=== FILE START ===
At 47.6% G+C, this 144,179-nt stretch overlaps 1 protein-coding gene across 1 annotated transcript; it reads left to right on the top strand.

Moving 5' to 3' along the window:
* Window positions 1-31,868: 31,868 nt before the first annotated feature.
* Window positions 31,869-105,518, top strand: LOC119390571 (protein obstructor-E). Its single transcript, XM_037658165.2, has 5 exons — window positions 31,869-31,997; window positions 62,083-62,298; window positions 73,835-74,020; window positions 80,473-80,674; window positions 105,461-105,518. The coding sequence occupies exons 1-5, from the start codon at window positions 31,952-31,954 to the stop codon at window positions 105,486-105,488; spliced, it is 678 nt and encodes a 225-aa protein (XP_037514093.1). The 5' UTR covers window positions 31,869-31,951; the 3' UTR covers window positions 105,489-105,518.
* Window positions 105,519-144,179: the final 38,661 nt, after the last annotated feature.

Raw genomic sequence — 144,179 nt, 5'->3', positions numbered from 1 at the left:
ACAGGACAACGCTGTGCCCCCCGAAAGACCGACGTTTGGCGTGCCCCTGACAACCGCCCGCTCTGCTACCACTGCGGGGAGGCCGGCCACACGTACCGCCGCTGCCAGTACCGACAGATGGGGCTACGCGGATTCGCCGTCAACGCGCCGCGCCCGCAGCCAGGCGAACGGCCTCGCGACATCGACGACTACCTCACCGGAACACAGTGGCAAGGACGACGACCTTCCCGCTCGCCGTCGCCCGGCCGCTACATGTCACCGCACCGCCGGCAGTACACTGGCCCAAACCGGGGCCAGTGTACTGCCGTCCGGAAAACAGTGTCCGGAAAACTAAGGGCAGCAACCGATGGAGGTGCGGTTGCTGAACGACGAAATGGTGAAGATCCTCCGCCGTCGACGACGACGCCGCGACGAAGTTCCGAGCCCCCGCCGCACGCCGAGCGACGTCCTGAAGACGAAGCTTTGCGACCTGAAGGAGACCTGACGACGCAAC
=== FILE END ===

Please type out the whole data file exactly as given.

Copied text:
At 47.6% G+C, this 144,179-nt stretch overlaps 1 protein-coding gene across 1 annotated transcript; it reads left to right on the top strand.

Moving 5' to 3' along the window:
* Window positions 1-31,868: 31,868 nt before the first annotated feature.
* Window positions 31,869-105,518, top strand: LOC119390571 (protein obstructor-E). Its single transcript, XM_037658165.2, has 5 exons — window positions 31,869-31,997; window positions 62,083-62,298; window positions 73,835-74,020; window positions 80,473-80,674; window positions 105,461-105,518. The coding sequence occupies exons 1-5, from the start codon at window positions 31,952-31,954 to the stop codon at window positions 105,486-105,488; spliced, it is 678 nt and encodes a 225-aa protein (XP_037514093.1). The 5' UTR covers window positions 31,869-31,951; the 3' UTR covers window positions 105,489-105,518.
* Window positions 105,519-144,179: the final 38,661 nt, after the last annotated feature.

Raw genomic sequence — 144,179 nt, 5'->3', positions numbered from 1 at the left:
ACAGGACAACGCTGTGCCCCCCGAAAGACCGACGTTTGGCGTGCCCCTGACAACCGCCCGCTCTGCTACCACTGCGGGGAGGCCGGCCACACGTACCGCCGCTGCCAGTACCGACAGATGGGGCTACGCGGATTCGCCGTCAACGCGCCGCGCCCGCAGCCAGGCGAACGGCCTCGCGACATCGACGACTACCTCACCGGAACACAGTGGCAAGGACGACGACCTTCCCGCTCGCCGTCGCCCGGCCGCTACATGTCACCGCACCGCCGGCAGTACACTGGCCCAAACCGGGGCCAGTGTACTGCCGTCCGGAAAACAGTGTCCGGAAAACTAAGGGCAGCAACCGATGGAGGTGCGGTTGCTGAACGACGAAATGGTGAAGATCCTCCGCCGTCGACGACGACGCCGCGACGAAGTTCCGAGCCCCCGCCGCACGCCGAGCGACGTCCTGAAGACGAAGCTTTGCGACCTGAAGGAGACCTGACGACGCAAC